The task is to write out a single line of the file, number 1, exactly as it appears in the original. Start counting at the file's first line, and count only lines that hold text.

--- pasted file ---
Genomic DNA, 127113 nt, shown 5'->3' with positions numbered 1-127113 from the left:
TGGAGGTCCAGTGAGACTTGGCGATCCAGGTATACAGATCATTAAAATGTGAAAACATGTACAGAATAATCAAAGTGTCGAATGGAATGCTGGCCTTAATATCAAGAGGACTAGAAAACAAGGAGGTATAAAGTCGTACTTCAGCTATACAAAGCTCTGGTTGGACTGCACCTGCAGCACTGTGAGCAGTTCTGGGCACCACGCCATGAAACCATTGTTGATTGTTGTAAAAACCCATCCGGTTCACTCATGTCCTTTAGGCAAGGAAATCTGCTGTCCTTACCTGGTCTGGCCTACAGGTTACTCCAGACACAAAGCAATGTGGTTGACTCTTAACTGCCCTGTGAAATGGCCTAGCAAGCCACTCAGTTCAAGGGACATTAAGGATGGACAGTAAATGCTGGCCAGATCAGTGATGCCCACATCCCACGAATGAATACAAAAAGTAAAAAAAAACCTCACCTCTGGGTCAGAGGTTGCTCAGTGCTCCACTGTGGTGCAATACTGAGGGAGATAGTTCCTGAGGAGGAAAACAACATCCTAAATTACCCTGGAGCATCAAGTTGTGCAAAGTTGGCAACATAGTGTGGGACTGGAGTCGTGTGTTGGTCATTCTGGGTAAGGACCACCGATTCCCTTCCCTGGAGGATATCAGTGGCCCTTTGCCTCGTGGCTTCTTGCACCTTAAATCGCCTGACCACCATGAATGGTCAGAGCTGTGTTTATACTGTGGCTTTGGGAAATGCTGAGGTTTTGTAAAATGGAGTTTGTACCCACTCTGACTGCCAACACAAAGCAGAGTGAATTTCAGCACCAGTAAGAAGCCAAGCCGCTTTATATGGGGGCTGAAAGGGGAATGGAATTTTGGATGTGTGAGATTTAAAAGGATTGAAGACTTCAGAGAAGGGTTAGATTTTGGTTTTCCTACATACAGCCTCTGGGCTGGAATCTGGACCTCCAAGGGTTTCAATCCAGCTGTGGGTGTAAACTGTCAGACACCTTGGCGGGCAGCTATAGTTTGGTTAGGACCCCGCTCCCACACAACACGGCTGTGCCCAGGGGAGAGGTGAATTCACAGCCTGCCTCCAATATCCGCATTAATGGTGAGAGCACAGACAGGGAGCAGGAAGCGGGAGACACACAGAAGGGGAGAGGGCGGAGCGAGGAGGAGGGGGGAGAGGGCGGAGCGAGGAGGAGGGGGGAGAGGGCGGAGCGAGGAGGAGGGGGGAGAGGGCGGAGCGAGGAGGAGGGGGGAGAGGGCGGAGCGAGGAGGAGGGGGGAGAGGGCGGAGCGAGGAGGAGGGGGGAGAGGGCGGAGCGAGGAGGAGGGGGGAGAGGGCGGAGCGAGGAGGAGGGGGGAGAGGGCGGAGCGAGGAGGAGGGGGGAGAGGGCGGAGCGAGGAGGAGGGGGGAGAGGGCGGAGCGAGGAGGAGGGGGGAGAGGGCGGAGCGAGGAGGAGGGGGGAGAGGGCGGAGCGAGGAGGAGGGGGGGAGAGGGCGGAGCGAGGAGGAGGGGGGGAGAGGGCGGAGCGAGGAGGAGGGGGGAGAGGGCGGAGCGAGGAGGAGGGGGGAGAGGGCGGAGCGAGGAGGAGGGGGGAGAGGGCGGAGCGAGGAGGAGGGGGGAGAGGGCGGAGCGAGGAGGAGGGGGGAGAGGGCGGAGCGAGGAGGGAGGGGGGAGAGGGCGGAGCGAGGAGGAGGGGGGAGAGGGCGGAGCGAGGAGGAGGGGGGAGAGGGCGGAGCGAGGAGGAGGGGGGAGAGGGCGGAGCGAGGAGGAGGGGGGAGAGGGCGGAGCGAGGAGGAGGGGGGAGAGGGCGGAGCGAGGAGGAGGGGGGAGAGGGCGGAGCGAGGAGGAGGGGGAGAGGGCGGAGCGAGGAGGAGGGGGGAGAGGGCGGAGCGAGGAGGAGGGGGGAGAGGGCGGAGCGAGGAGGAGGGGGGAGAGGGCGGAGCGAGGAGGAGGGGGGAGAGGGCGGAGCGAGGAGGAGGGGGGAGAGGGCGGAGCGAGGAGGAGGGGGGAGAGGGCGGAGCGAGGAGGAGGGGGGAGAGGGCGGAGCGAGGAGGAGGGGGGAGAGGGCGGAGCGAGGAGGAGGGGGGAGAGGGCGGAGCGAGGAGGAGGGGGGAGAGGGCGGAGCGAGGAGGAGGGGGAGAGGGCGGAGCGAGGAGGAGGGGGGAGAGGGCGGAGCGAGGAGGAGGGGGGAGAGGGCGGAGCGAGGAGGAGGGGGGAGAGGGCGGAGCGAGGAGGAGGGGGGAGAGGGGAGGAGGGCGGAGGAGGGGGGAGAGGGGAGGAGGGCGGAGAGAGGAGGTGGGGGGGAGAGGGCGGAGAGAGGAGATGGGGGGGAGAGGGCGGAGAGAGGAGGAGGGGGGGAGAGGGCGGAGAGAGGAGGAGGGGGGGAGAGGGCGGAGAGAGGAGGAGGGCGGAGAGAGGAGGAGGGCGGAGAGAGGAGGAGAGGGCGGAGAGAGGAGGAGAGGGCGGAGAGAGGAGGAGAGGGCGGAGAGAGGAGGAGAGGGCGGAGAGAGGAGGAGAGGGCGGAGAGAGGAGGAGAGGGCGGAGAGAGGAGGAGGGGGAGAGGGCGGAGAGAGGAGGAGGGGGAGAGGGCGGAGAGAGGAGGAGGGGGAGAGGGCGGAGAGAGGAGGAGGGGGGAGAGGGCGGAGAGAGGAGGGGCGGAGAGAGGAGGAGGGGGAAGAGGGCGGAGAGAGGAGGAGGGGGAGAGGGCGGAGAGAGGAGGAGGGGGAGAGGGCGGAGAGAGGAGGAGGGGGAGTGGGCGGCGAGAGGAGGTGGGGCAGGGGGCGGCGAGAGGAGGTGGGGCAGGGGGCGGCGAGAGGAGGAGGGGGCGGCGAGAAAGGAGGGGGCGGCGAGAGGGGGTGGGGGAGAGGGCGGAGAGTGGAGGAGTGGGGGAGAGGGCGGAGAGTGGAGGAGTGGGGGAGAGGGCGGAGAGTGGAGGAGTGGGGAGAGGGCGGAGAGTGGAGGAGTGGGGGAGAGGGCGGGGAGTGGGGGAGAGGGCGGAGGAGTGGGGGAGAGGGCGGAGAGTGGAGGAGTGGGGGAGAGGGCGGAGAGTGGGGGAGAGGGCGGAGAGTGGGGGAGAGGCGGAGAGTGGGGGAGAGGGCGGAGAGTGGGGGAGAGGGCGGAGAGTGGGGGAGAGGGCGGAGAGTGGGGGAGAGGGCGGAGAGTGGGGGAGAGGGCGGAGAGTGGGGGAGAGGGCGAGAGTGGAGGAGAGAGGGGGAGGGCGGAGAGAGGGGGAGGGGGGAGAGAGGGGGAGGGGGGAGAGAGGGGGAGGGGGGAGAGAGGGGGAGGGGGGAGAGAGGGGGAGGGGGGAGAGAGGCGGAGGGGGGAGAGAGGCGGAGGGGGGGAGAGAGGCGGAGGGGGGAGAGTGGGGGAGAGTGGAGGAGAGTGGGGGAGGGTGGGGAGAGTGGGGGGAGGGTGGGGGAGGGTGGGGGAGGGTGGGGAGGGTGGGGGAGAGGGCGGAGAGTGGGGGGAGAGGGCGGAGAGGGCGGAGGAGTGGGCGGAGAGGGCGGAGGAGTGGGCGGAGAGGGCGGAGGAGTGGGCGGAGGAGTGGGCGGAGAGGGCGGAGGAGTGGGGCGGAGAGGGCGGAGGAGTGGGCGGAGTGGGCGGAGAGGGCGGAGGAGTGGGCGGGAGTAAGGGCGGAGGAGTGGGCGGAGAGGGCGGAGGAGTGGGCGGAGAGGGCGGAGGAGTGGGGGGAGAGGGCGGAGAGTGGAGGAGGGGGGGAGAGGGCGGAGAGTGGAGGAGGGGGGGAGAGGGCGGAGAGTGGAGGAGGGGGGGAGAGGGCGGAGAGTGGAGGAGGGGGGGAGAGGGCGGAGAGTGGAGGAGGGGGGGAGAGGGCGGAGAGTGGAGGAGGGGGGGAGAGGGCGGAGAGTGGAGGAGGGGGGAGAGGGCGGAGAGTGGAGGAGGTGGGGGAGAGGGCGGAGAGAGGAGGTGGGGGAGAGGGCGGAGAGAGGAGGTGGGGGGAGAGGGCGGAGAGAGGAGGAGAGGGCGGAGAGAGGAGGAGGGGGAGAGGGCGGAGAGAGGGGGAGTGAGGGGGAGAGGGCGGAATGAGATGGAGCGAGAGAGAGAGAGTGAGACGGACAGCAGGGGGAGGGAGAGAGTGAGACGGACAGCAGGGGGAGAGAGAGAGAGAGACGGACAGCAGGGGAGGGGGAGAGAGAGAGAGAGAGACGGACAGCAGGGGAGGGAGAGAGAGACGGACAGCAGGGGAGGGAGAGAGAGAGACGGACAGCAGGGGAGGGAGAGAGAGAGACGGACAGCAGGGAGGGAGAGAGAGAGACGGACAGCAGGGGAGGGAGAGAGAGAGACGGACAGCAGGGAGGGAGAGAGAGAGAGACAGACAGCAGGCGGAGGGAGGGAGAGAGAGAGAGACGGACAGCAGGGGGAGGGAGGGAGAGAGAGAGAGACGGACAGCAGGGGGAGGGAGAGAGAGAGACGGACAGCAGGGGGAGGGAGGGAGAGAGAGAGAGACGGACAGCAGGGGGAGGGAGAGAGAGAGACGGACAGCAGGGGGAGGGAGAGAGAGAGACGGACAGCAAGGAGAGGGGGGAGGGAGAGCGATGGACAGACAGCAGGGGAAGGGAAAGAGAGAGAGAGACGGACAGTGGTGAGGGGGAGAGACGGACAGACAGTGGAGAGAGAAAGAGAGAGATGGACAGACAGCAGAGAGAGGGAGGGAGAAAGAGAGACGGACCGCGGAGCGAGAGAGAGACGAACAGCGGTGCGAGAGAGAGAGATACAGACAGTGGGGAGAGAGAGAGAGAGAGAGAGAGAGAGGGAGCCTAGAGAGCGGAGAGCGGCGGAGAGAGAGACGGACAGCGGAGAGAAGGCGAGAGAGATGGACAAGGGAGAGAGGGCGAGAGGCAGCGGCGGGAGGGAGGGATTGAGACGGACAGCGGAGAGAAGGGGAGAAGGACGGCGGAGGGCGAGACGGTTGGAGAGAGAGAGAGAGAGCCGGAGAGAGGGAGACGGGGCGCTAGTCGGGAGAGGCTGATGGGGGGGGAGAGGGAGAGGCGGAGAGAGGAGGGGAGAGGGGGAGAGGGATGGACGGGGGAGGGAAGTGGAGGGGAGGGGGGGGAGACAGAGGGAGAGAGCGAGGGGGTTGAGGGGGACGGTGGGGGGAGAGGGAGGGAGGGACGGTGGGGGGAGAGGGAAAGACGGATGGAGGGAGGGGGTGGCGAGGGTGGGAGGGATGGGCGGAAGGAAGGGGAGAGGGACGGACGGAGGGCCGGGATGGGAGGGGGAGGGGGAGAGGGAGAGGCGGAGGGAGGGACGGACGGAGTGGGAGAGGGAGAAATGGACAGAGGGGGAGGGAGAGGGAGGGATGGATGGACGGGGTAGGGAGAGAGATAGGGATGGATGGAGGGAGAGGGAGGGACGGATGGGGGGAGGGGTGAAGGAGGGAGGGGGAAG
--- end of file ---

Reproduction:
Genomic DNA, 127113 nt, shown 5'->3' with positions numbered 1-127113 from the left: